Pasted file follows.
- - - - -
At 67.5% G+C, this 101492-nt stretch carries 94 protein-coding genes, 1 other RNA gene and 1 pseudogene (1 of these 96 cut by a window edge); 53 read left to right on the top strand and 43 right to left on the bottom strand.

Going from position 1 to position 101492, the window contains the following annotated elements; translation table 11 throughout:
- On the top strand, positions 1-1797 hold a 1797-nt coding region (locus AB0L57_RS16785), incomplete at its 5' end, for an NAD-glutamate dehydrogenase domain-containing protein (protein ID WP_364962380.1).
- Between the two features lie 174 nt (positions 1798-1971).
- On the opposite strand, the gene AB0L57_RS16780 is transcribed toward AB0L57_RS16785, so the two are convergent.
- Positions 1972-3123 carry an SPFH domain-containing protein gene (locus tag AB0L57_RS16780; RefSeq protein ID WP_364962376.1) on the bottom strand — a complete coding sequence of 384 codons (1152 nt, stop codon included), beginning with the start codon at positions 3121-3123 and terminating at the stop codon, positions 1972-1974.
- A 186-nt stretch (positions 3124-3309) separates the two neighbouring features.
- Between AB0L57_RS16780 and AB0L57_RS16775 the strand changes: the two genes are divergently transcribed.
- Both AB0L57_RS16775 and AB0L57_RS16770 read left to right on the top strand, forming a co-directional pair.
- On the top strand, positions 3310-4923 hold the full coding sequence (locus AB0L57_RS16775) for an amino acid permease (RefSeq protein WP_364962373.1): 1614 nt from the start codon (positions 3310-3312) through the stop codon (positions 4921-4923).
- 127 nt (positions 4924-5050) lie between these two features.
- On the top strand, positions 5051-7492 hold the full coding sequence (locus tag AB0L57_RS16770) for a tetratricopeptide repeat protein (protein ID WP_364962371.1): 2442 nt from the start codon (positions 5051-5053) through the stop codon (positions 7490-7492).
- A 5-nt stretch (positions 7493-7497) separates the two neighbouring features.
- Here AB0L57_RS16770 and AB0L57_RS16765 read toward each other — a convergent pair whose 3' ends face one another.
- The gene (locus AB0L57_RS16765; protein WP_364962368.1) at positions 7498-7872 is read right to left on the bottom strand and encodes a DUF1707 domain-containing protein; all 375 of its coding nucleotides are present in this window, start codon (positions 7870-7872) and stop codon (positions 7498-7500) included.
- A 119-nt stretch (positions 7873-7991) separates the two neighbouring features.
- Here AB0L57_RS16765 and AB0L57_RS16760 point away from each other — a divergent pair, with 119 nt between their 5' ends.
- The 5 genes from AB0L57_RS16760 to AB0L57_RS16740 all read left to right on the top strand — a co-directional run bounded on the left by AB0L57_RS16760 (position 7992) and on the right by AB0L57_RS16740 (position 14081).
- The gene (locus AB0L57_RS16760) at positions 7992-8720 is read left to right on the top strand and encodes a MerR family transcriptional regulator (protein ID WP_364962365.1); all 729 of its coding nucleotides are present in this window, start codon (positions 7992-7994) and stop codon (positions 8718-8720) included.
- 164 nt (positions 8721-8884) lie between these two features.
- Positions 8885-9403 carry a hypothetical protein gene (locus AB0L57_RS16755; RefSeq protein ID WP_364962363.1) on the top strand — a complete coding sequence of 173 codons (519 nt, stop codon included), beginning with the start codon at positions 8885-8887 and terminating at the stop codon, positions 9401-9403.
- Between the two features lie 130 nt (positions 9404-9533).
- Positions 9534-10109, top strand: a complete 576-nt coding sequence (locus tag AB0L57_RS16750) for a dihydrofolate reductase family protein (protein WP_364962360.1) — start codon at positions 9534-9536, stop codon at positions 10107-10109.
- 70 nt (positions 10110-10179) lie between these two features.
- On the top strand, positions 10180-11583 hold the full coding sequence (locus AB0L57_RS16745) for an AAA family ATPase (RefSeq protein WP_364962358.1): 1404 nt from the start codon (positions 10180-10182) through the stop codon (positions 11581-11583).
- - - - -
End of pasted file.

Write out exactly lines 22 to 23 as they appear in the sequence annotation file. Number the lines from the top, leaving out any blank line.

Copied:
- Between the two features lie 130 nt (positions 9404-9533).
- Positions 9534-10109, top strand: a complete 576-nt coding sequence (locus tag AB0L57_RS16750) for a dihydrofolate reductase family protein (protein WP_364962360.1) — start codon at positions 9534-9536, stop codon at positions 10107-10109.